"A comprehensive inquiry into the attitudes and ambitions that characterized the documentary impulse of the thirties. The subject is a large one, for it embraces (among much else) radical journalism, academic sociology, the esthetics of photography, Government relief programs, radio broadcasting, the literature of social work, the rhetoric of political persuasion, and the effect of all these on the traditional arts of literature, painting, theater and dance. The great merit of Mr. Stott's study lies precisely in its wide-ranging view of this complex terrain."--Hilton Kramer, " New York Times Book Review "
" Scott] might be called the Aristotle of documentary. No one before him has so comprehensively surveyed the achievement of the 1930s, suggesting what should be admired, what condemned, and why; no one else has so persuasively furnished an aesthetic for judging the form."--"Times Literary Supplement "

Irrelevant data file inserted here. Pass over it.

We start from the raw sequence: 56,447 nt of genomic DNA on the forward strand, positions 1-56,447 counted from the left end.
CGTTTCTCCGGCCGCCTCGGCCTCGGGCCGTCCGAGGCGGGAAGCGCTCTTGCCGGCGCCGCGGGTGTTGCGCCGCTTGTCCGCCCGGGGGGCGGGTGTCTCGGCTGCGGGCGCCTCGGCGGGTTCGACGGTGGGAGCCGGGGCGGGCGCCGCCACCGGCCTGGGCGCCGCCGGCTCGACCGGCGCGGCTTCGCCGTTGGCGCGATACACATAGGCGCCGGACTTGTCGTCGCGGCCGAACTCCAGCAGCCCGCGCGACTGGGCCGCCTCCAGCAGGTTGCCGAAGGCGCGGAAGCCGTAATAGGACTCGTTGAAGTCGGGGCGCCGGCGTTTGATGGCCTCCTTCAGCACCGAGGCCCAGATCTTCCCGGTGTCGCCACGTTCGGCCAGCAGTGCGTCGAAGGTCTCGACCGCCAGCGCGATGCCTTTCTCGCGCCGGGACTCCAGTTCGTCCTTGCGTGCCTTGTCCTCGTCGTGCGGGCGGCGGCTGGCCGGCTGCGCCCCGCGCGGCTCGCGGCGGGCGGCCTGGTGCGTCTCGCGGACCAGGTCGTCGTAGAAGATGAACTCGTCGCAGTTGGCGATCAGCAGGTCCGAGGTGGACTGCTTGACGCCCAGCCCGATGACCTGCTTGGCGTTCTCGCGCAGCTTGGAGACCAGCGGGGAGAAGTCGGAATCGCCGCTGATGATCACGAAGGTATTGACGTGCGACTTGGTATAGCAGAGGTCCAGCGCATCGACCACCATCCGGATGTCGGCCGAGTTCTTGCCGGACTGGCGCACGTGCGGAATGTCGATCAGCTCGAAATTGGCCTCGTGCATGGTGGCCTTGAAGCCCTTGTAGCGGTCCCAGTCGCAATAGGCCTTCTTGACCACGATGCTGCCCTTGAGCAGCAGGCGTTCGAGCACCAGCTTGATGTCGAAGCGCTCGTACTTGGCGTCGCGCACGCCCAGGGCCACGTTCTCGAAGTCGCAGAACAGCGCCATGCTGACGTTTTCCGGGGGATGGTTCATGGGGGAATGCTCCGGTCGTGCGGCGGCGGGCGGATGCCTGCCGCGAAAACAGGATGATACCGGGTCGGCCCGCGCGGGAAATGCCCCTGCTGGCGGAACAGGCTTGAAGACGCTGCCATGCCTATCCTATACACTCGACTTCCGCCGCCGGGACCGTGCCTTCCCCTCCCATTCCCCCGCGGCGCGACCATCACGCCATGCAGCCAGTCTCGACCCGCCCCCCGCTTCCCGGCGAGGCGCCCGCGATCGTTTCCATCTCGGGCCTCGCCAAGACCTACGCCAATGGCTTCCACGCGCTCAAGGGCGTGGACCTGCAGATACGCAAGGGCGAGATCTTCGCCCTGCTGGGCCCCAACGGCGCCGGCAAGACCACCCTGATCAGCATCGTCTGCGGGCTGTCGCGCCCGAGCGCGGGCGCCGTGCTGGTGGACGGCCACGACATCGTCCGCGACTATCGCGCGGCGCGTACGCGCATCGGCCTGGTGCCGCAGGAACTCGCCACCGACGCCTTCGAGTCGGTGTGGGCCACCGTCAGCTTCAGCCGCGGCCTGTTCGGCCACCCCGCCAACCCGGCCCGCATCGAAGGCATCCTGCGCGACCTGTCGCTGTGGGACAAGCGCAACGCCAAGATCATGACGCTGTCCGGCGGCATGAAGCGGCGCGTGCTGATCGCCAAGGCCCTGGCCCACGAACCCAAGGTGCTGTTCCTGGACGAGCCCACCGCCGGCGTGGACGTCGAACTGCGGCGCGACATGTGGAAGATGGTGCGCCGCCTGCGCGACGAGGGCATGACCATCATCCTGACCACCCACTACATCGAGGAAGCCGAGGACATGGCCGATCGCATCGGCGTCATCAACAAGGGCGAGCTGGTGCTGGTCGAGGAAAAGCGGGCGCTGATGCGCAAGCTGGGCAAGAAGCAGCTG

Part literary analysis, part cultural history, this is an engaging and perceptive study of the philosophy, achievements, and limits of the "documentary" - a style and genre which was born and perfected during the '30's to convey the social realities of America during the Depression. Stott (American Studies, Univ. of Texas) draws on an amazingly wide range of sources: the novels of Steinbeck, the radio broadcasts of Edward R. Murrow, the choreography of Martha Graham, the speeches of FDR, the anthologies of the Federal Writers' Project and the photography of Dorothea Lange and Walker Evans. Stott contends that these works belie the notion that the essence of the documentary is "informational"; on the contrary the intent was primarily and powerfully emotional - the aim to arouse pity and anger by revealing, in the words of James Agee, "a portion of unimagined existence." It was through the social documentary that America discovered the plight of the sharecropper, the immigrant, the Negro, the Indian and the poor; an essentially populist if not proletariat genre, it dignified the usual and leveled the extraordinary. Its underlying aim was always to extend compassion, the first step in rectifying social and economic inequities. To achieve that goal documentaries consciously appealed to primitive emotionalism, which meant their reportage was often distortive and reductivist. In the final section of this study - a gold mine for anyone interested in the social and psychological impact of the Depression - Stott turns to Agee's Let Us Now Praise Famous Men, a work which perfected and paradoxically subverted the documentary mode. When evaluating the impact of the Evans-Agee study of southern sharecroppers, Stott points out that it was neither reform-minded nor ameliorist; Agee despaired of progressive social improvement though he struggled powerfully against his own tragic vision of the ineradicability of human suffering. One can disagree with this reading of Agee but what is indisputable is StoWs contribution to our understanding of this crucial decade in America's coming of age and his superlative exploration of that era's documentary heritage. (Kirkus Reviews)